This was a semester long project. Throughout the semester, graduate students (many of whom had little previous exposure to the course material) studied the history of Chinese music theory, the Jesuit missionaries who transmitted it back to western Europe, and the reception of Chinese culture there in the 18th century. The website commemorating the exhibit and giving more information can be found at hcs.harvard.edu/soundingchina
John Huth developed this activity for his SPU 26: Primitive Navigation class. The purpose of this assignment is to establish a baseline for their navigational skills. Students navigate Harvard campus to hold a course and estimate a traveled distance to see how successful they will be without any special training.
This activity took place as part of an ongoing study of the various conventional forms in Classical music (sonata, concerto, etc.), and also contributed to a larger, semester-long conversation about the ways in which we deal with the nebulous concept of "style" in music. Coming into the class itself, students possessed a basic knowledge of musical rudiments such as melody and harmony. For this particular activity, students had already been introduced to the idea of a "Theme and Variations" form, and had listened to several examples. Read more about Theme and Variations: Understanding Musical Style
Students were expected to have researched one goddess from the ancient Near East as described in several primary and secondary sources. The description of the activity on the syllabus is as follows: Choose a female deity or demon from the ancient Near East that you find captivating. Now imagine you have just invited her to a party at Smith College. Describe what she looks like and what she will wear to the party. How will you introduce her to your friends? Tell them where she is from, what her interest are, and explain her special talents, as well as any personality traits that might make for awkward social interactions.
Benjamin Weber created an activity that spans across the entire class to help students understand the concept of “diaspora” through constant reiteration of concepts from some excerpts given to the class by the instructor. Students learned how to close-read excerpts, write reflections, and create their own ideas about the theme of the class.
Elizabeth Petrik, a graduate teaching fellow for Physics 15c, created this Mathematica activity to help students build physical and quantitative intuition about wave dispersion. The usage of Mathematica in this activity allows for students to not only solidify the concepts they learned in class, but also create a working program that helps them understand wave dispersion in another medium.
Kellie Carter Jackson, a Harvard College Fellow, created the game “Name Five” for her AAAS118 class. In the beginning of the class, she goes around the room and asks students to list five notable people of different ethnicities to help students understand the world and the power dynamics within it.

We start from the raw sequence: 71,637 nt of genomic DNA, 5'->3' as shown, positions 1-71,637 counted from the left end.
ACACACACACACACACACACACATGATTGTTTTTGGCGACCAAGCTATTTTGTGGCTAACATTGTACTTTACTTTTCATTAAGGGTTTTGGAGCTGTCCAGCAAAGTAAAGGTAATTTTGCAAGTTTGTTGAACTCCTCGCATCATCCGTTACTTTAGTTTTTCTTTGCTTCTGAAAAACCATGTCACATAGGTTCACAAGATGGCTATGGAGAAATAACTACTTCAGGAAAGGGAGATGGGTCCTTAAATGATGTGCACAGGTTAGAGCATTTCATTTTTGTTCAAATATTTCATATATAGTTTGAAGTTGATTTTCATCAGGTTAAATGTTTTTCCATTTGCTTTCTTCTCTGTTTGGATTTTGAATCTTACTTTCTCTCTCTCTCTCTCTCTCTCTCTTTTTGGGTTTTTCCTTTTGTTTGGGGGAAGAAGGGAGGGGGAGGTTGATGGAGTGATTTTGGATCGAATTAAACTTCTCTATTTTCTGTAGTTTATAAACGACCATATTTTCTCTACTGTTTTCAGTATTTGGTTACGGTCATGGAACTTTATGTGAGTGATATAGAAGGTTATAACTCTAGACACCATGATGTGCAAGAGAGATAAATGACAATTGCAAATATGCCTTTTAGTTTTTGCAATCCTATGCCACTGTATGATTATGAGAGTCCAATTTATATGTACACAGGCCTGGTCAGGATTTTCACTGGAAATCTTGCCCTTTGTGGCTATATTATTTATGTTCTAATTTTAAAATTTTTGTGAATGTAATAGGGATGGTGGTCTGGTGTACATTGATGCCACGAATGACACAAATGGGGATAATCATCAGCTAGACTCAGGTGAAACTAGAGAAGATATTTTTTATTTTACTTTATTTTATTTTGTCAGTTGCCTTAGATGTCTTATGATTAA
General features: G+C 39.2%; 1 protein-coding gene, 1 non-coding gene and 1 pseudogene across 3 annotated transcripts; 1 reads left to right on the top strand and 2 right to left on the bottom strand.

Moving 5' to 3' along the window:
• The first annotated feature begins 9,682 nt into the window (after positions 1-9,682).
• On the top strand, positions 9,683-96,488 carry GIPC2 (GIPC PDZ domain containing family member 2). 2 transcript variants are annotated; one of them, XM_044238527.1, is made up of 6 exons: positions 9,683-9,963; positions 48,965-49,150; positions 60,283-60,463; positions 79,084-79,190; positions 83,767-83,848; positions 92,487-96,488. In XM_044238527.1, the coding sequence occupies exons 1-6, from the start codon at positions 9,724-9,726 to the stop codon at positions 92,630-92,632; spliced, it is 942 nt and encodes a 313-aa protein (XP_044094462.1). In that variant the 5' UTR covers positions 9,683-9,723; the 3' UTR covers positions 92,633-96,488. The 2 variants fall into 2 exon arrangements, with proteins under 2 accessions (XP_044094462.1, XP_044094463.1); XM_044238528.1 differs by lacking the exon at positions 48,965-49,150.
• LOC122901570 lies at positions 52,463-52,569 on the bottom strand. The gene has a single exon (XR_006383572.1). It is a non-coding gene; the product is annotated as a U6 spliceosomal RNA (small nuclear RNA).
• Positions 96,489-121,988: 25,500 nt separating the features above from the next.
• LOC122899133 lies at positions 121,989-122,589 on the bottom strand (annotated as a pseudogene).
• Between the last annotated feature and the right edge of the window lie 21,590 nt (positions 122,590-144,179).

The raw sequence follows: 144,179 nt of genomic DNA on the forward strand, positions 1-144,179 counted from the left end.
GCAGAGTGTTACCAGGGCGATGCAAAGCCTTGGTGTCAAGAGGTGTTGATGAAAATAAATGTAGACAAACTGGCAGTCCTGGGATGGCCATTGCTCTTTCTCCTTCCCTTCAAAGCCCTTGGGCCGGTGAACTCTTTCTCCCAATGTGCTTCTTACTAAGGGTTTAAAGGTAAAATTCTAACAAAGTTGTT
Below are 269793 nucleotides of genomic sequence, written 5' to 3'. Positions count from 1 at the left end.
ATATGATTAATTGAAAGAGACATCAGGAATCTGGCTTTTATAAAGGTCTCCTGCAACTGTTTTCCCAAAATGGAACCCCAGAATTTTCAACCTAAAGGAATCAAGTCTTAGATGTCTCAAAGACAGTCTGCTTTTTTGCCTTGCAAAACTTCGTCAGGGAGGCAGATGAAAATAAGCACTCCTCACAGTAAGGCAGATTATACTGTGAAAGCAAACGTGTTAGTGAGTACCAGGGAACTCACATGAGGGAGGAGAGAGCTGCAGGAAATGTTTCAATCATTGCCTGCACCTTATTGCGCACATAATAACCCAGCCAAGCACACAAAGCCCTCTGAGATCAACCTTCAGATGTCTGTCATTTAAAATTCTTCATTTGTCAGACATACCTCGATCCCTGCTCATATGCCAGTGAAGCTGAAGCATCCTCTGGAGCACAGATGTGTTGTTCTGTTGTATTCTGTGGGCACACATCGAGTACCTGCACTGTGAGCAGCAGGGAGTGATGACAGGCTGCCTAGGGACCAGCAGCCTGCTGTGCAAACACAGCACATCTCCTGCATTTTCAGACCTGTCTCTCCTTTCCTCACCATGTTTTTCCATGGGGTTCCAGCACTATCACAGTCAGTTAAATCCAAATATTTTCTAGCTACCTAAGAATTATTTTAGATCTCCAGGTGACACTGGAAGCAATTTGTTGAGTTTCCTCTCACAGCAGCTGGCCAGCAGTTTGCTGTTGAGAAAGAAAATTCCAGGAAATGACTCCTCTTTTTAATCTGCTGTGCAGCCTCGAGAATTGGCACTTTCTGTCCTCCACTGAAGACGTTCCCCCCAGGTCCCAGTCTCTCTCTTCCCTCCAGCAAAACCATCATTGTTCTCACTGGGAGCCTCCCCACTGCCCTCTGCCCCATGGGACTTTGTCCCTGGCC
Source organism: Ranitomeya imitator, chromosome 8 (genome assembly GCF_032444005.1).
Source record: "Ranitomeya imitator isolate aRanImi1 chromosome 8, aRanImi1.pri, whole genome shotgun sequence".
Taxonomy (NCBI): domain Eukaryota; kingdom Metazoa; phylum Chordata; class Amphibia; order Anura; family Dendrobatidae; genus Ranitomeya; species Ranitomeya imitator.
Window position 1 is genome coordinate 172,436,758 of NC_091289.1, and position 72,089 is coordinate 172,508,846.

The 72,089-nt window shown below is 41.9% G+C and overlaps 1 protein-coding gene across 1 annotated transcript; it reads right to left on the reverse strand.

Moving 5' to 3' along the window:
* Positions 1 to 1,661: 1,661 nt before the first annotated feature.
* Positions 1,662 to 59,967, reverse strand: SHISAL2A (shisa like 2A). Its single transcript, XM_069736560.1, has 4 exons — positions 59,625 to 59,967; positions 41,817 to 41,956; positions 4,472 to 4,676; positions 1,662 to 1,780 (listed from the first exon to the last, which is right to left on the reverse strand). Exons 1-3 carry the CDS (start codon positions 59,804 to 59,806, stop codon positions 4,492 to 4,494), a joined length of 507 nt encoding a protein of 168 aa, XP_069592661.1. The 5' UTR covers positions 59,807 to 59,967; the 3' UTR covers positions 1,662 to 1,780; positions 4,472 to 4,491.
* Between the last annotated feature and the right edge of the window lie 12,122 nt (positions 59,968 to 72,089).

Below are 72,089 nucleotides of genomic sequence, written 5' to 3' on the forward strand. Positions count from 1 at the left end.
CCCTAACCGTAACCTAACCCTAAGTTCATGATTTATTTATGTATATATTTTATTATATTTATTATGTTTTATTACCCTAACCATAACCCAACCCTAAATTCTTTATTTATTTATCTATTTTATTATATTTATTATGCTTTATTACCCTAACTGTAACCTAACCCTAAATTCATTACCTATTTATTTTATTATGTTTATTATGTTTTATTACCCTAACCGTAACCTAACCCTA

Students were asked to produce a multimedia and historical analysis of the archives of Saudi Aramco World. It aimed to bring historical and secondary sources alive by putting students directly in contact with primary, archival sources and asking them to critically engage with those materials.
Created by Paul Ogg, Melissa Krebs, Vida Melvin, Amanda Charlesworth, and Melanie Badtke, this lesson teaches how cells regulate cell division using some lecture interspersed with interactive activities including clicker questions, pair/share, and class discussion, applying concepts to Angelina Jolie's BRCA1 mutation.
This lesson, created by Graciela Unguez, Erika Abel, Vanessa Castleberry, Rizalia Klausmeyer, Aaron Snead, Martina Rosenberg, William S. Garver, and Marcy Osgood for the National Academies Summer Institute for Undergraduate Education in Biology uses clickers, pair and share, and other exercises to help students "understand the effect of environmental pH on the ionization status of weak acids and weak bases." Read more about Shakespeare on Acid: To ionize or not to ionize?
This activity is an online simulation designed to help police officers learn about the “Problem Oriented Policing” approach. Students complete this simulation activity on their own time, outside of class, and they write a short analysis of their performance.
Students used a platform called Open Review (www.openrev.org), developed by the members of the Harvard physics department, which is a PDF annotation tool that is tailored to discuss scientific publications openly. Every week, students read two publications related to research in the Harvard Physics Department and used Open Review to discuss them online and learn about the academic research. Read more about Open Review Discussion
Guanchang Qian made every section and every day an active learning experience for her ER18 students to enhance not only students’ learning experiences, but also the students’ relations with their instructor. She exposed students to ER18 material every day through daily emails and supplementary readings.
Students embarked on this lab-based activity to help understand the species of Costa Rica. Graduate Student Teaching Fellow Alexis Harrison created this activity for her OEB 167 class to allow students to see and interact with preserved specimens from the Museum of Comparative Zoology, so they can further understand the types of animals they will see on their spring break trip to Costa Rica. Read more about Costa Rican Specimen Scavenger Hunt